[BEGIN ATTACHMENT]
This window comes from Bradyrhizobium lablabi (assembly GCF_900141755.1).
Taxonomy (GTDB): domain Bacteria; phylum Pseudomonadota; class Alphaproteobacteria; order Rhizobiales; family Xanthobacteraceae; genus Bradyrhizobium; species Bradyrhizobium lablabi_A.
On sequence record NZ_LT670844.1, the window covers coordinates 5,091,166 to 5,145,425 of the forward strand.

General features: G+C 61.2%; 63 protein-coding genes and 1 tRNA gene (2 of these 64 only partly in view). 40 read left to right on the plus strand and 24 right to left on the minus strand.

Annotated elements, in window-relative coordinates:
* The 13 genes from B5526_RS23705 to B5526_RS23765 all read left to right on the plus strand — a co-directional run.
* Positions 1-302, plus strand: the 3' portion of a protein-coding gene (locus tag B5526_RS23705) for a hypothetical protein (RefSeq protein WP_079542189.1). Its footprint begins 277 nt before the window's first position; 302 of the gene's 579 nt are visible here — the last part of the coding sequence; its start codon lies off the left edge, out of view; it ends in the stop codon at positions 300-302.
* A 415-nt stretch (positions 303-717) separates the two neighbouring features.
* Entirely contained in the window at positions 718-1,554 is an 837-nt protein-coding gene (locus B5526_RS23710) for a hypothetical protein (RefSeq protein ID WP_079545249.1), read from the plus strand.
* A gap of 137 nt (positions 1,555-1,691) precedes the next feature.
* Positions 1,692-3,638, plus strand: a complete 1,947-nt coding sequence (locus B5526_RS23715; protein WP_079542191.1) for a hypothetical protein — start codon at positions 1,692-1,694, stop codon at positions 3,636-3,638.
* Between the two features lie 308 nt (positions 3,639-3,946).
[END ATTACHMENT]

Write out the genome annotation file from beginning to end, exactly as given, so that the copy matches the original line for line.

This window comes from Bradyrhizobium lablabi (assembly GCF_900141755.1).
Taxonomy (GTDB): domain Bacteria; phylum Pseudomonadota; class Alphaproteobacteria; order Rhizobiales; family Xanthobacteraceae; genus Bradyrhizobium; species Bradyrhizobium lablabi_A.
On sequence record NZ_LT670844.1, the window covers coordinates 5,091,166 to 5,145,425 of the forward strand.

General features: G+C 61.2%; 63 protein-coding genes and 1 tRNA gene (2 of these 64 only partly in view). 40 read left to right on the plus strand and 24 right to left on the minus strand.

Annotated elements, in window-relative coordinates:
* The 13 genes from B5526_RS23705 to B5526_RS23765 all read left to right on the plus strand — a co-directional run.
* Positions 1-302, plus strand: the 3' portion of a protein-coding gene (locus tag B5526_RS23705) for a hypothetical protein (RefSeq protein WP_079542189.1). Its footprint begins 277 nt before the window's first position; 302 of the gene's 579 nt are visible here — the last part of the coding sequence; its start codon lies off the left edge, out of view; it ends in the stop codon at positions 300-302.
* A 415-nt stretch (positions 303-717) separates the two neighbouring features.
* Entirely contained in the window at positions 718-1,554 is an 837-nt protein-coding gene (locus B5526_RS23710) for a hypothetical protein (RefSeq protein ID WP_079545249.1), read from the plus strand.
* A gap of 137 nt (positions 1,555-1,691) precedes the next feature.
* Positions 1,692-3,638, plus strand: a complete 1,947-nt coding sequence (locus B5526_RS23715; protein WP_079542191.1) for a hypothetical protein — start codon at positions 1,692-1,694, stop codon at positions 3,636-3,638.
* Between the two features lie 308 nt (positions 3,639-3,946).